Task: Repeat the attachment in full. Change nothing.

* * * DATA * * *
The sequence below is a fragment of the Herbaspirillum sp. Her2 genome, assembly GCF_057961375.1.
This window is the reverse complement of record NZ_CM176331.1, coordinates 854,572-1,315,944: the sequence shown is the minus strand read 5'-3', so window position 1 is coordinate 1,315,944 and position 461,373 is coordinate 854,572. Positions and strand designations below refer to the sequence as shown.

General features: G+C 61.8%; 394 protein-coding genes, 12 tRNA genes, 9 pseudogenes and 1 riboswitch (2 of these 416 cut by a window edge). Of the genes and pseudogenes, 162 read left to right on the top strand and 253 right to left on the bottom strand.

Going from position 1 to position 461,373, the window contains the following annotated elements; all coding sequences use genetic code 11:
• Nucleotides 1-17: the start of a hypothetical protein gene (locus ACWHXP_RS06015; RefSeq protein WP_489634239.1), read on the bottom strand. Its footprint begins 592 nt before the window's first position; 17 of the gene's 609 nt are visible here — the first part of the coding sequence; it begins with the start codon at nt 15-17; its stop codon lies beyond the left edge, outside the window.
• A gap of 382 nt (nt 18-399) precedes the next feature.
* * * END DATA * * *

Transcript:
The sequence below is a fragment of the Herbaspirillum sp. Her2 genome, assembly GCF_057961375.1.
This window is the reverse complement of record NZ_CM176331.1, coordinates 854,572-1,315,944: the sequence shown is the minus strand read 5'-3', so window position 1 is coordinate 1,315,944 and position 461,373 is coordinate 854,572. Positions and strand designations below refer to the sequence as shown.

General features: G+C 61.8%; 394 protein-coding genes, 12 tRNA genes, 9 pseudogenes and 1 riboswitch (2 of these 416 cut by a window edge). Of the genes and pseudogenes, 162 read left to right on the top strand and 253 right to left on the bottom strand.

Going from position 1 to position 461,373, the window contains the following annotated elements; all coding sequences use genetic code 11:
• Nucleotides 1-17: the start of a hypothetical protein gene (locus ACWHXP_RS06015; RefSeq protein WP_489634239.1), read on the bottom strand. Its footprint begins 592 nt before the window's first position; 17 of the gene's 609 nt are visible here — the first part of the coding sequence; it begins with the start codon at nt 15-17; its stop codon lies beyond the left edge, outside the window.
• A gap of 382 nt (nt 18-399) precedes the next feature.